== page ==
7.0 Port Elmsley Catchment: Challenges/Issues
Headwater and tributary streams in the Port Elmsley catchment have 40 percent of the total length of their shoreline composed of natural vegetation. This is below the 75 percent target that is recommended by experts for the catchment’s watercourses, 30 metres back from both sides of a stream, river or lake (see Section 4.4 of this report).
Thirteen of 19 sampled headwater stream sites have been modified (10 are channelized, 3 are ditched; see Section 3.4.2 of this report).
Land cover has changed across the catchment (2008 to 2014) largely as a result of an increase in the area of settlement (23 ha.) and wetland (12 ha.) and loss of crop and pastureland (20 ha.) and woodland (12 ha.)(see Section 4.1 of this report).
Wetlands have declined by fifty-five percent since European pre-settlement and now cover 20 percent (1033 ha.) of the catchment (in 2014). Forty-seven percent (482 ha.) of these wetlands remain unevaluated/unregulated and although they are not under imminent threat from development activity, they do remain vulnerable to drainage and land clearing activities in the absence of any regulatory and planning controls that would otherwise protect them for the many important hydrological, social, biological and ecological functions/services/values they provide to landowners and the surrounding community (see Section 4.3 of this report).
Woodlands cover 20 percent of the catchment. This is below the 30 percent of forest cover that is identified as the minimum threshold for sustaining forest birds and other woodland dependent species ( see Section 4.2 of this report) .
The Tay River through the Village of Port Elmsley has a history of ice damming that has resulted in overland flow through the Pointview subdivision, between the Tay River and Lower Rideau Lake.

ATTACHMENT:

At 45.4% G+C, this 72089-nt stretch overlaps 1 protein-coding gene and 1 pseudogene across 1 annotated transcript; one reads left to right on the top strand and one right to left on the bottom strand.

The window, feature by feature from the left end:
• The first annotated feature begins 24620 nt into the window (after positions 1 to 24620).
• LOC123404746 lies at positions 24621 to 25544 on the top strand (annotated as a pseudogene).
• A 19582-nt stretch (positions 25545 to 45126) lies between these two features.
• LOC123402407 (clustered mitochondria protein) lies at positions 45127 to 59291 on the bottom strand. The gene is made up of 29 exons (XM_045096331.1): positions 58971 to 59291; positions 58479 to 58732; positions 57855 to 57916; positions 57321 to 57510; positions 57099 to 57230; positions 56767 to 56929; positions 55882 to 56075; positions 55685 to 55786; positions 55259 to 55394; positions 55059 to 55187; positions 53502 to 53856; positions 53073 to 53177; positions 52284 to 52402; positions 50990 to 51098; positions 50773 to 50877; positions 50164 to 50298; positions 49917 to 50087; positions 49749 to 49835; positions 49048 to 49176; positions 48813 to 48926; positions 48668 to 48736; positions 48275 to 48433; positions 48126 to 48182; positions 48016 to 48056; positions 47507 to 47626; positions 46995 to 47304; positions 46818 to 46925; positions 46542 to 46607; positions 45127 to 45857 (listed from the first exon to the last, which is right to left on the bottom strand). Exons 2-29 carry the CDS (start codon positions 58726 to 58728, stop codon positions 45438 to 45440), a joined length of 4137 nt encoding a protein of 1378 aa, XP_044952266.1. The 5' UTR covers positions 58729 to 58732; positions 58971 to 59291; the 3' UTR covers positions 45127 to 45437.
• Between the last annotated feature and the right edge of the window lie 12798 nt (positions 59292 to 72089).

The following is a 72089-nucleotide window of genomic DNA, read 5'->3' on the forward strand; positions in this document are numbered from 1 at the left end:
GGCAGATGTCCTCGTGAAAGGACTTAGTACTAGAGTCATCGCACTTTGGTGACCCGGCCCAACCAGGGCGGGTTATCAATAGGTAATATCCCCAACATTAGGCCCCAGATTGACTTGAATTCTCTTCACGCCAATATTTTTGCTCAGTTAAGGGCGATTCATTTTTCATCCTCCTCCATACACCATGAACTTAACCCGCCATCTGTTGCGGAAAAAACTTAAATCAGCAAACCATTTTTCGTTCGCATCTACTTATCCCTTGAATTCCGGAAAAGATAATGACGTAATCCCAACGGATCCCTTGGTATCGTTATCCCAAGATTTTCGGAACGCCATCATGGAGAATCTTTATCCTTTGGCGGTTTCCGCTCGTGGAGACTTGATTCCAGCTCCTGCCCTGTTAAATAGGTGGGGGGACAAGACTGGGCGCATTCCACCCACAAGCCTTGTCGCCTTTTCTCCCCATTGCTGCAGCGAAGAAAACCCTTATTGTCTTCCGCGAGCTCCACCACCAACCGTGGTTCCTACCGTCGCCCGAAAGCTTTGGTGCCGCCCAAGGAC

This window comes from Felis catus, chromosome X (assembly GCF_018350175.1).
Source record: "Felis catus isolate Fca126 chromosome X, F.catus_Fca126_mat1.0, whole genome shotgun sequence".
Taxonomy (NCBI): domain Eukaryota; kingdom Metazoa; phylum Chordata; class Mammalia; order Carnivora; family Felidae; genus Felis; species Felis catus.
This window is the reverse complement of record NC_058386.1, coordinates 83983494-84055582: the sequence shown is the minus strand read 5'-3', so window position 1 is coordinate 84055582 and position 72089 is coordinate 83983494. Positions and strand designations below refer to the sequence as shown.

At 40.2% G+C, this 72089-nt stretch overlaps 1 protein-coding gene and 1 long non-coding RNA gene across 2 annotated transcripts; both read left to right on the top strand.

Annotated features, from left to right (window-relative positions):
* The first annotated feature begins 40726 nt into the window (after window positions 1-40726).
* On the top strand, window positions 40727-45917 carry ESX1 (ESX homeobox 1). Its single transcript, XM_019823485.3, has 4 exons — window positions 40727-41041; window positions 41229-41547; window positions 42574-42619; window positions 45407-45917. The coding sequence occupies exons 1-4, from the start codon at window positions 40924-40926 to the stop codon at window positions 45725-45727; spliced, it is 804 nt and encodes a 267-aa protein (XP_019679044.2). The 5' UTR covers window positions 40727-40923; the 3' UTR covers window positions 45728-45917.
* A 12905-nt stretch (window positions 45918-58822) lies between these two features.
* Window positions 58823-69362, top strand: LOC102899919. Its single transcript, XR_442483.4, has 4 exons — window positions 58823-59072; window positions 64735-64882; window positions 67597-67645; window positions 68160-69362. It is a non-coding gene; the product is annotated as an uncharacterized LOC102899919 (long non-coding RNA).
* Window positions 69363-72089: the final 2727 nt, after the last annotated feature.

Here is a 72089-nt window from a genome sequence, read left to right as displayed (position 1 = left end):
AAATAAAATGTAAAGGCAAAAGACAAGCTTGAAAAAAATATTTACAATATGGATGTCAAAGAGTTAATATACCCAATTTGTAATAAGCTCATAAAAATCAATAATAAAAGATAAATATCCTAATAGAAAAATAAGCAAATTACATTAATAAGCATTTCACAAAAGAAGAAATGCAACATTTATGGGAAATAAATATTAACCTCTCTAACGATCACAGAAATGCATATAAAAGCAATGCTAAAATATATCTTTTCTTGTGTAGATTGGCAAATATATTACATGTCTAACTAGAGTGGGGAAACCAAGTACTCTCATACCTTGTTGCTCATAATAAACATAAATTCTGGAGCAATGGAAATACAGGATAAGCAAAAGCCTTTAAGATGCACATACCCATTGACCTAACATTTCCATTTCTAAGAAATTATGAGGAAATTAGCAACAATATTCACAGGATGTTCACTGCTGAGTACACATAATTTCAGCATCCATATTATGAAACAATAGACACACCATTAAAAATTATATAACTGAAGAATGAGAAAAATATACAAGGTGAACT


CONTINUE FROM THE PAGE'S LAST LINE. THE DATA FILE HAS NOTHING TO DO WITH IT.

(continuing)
Stream flow (high, low and base) is unrecorded and water level is measured with a manual staff gauge at the Beveridges Dam along this reach of the Tay River in the Port Elmsley catchment. .
Surface chemistry water quality rating along the Tay River in the Port Elmsley catchment is Good at the Tay Marsh and Village of Port Elmsley monitoring sites . No apparent water quality concerns are reported for this reach of the Tay River ( see Section 2.1 of this report).
Instream biological water quality condition in the Tay River is Fair at the Port Elmsley Road crossing . S amples shift from benthic invertebrate species that are sensitive to high organic pollution levels in the fall to species that are more tolerant of those high levels in the spring (see Section 3.3.1 of this report).
The Town of Perth wastewater treatment facility is located on the south side of the Tay River, adjacent to the Tay Marsh. The outflow from the Perth sewage lagoons has impacted water downstream for decades. Outflow quality has, on the average, been within provincial limits, but inevitably has had an impact on the Tay Marsh and is one of (many) sources encouraging excessive vegetation growth in the wetland, which damages its fish and wildlife habitat (per.comm.FoTW).